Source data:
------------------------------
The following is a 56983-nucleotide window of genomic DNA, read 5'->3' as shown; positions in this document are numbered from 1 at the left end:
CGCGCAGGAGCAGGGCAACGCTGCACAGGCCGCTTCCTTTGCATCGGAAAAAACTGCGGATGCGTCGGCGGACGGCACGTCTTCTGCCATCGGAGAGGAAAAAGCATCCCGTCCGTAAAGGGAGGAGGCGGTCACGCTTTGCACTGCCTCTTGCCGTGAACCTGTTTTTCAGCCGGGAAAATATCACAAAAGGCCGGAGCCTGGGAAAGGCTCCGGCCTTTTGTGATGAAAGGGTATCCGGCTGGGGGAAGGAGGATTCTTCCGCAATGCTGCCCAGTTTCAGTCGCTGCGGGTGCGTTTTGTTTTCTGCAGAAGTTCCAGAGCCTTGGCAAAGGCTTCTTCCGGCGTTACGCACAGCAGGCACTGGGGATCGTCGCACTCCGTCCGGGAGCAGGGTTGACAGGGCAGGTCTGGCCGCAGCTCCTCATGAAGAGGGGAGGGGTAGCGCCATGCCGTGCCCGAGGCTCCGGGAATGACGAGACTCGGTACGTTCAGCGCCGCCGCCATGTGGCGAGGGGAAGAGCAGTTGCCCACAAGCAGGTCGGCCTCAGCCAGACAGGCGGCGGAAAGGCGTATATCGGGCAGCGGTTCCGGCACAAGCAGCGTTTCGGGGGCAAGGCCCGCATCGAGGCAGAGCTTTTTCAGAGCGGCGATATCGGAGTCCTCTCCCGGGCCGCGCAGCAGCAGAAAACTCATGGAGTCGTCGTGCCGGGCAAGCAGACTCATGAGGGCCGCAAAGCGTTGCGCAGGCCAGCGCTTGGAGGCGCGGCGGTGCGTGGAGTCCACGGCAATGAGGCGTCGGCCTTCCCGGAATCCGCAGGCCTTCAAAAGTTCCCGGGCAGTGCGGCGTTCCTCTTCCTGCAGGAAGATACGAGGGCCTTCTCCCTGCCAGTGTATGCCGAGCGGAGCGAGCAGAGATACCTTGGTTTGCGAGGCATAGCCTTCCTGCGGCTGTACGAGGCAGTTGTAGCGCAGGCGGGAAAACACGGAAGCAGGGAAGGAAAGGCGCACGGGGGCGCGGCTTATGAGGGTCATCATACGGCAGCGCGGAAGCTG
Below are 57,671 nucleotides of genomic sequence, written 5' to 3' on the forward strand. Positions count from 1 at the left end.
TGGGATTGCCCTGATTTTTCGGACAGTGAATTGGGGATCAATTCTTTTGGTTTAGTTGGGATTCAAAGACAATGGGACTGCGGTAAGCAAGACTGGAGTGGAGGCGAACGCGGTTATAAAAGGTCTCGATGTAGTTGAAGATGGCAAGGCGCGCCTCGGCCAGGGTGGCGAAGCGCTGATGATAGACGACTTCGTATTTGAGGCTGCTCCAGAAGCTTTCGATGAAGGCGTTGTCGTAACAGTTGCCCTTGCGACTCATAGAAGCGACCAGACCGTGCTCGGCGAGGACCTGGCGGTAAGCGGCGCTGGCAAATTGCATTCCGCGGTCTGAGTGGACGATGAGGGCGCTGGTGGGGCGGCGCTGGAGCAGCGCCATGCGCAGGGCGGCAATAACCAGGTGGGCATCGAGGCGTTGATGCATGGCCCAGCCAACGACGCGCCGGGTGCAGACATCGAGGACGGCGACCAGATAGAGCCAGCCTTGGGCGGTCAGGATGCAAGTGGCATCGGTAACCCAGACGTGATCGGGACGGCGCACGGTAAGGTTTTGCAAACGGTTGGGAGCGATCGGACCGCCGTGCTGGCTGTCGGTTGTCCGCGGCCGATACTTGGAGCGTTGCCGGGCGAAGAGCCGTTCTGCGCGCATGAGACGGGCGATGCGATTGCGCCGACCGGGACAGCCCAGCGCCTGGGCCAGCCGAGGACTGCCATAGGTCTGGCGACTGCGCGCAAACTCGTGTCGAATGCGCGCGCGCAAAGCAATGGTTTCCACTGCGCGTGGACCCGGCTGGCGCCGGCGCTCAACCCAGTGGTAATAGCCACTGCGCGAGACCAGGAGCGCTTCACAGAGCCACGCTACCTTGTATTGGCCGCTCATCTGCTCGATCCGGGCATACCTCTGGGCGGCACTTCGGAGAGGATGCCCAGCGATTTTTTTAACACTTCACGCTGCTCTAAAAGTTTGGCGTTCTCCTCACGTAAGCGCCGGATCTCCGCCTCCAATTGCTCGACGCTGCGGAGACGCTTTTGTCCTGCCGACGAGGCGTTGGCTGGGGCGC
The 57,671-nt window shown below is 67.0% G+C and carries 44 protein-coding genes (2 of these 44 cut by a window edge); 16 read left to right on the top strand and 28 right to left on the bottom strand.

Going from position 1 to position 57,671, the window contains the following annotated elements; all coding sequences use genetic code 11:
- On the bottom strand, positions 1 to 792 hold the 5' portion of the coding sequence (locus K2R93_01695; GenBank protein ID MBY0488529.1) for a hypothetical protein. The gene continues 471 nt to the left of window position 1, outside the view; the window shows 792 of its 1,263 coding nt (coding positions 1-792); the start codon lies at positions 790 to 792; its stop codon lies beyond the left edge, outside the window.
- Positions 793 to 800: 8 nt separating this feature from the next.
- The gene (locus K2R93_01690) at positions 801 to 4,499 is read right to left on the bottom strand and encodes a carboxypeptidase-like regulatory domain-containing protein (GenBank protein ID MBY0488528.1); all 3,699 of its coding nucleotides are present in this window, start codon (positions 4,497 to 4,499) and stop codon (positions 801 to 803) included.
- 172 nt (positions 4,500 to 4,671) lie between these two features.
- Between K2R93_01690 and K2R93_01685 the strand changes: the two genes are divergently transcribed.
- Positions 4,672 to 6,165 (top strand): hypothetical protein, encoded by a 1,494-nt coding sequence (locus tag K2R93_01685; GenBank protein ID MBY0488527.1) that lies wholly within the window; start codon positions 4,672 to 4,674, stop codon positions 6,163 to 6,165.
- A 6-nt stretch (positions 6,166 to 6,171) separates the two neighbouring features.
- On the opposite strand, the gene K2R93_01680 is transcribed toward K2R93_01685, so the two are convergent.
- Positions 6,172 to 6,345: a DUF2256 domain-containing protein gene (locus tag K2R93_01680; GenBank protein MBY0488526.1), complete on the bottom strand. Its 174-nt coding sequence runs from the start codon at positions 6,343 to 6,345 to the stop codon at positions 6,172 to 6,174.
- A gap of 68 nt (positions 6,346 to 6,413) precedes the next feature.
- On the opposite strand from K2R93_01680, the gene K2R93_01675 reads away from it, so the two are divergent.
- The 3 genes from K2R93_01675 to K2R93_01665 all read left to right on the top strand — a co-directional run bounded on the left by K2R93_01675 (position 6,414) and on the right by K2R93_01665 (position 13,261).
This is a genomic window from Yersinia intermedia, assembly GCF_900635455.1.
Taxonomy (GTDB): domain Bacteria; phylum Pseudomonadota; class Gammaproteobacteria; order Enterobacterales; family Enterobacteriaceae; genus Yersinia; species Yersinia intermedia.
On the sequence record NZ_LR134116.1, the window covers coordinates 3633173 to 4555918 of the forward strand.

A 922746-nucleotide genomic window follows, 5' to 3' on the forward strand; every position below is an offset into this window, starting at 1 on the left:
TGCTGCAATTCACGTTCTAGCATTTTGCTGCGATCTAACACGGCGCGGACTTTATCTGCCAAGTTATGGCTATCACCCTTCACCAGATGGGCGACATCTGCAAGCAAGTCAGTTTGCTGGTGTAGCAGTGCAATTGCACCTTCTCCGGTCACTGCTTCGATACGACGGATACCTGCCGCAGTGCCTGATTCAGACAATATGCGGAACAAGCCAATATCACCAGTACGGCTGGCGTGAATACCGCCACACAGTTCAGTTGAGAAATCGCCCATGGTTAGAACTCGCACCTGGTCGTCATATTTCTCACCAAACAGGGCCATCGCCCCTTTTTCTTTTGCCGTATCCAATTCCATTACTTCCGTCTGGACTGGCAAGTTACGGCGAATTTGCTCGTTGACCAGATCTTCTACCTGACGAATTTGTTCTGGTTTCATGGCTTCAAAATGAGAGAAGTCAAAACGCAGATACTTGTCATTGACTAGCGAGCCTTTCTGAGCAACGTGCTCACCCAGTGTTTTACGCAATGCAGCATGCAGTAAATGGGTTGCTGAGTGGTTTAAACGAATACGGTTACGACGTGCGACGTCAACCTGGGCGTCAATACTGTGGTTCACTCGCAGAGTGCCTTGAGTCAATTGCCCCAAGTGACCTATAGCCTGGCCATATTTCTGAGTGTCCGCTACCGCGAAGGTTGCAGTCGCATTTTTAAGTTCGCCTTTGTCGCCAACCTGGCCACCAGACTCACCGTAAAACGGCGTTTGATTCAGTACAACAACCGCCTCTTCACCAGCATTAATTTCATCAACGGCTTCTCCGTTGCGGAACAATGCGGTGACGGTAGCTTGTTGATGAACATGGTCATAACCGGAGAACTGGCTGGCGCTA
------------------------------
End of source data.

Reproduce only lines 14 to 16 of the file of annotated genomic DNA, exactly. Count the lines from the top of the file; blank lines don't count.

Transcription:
- On the opposite strand, the gene K2R93_01680 is transcribed toward K2R93_01685, so the two are convergent.
- Positions 6,172 to 6,345: a DUF2256 domain-containing protein gene (locus tag K2R93_01680; GenBank protein MBY0488526.1), complete on the bottom strand. Its 174-nt coding sequence runs from the start codon at positions 6,343 to 6,345 to the stop codon at positions 6,172 to 6,174.
- A gap of 68 nt (positions 6,346 to 6,413) precedes the next feature.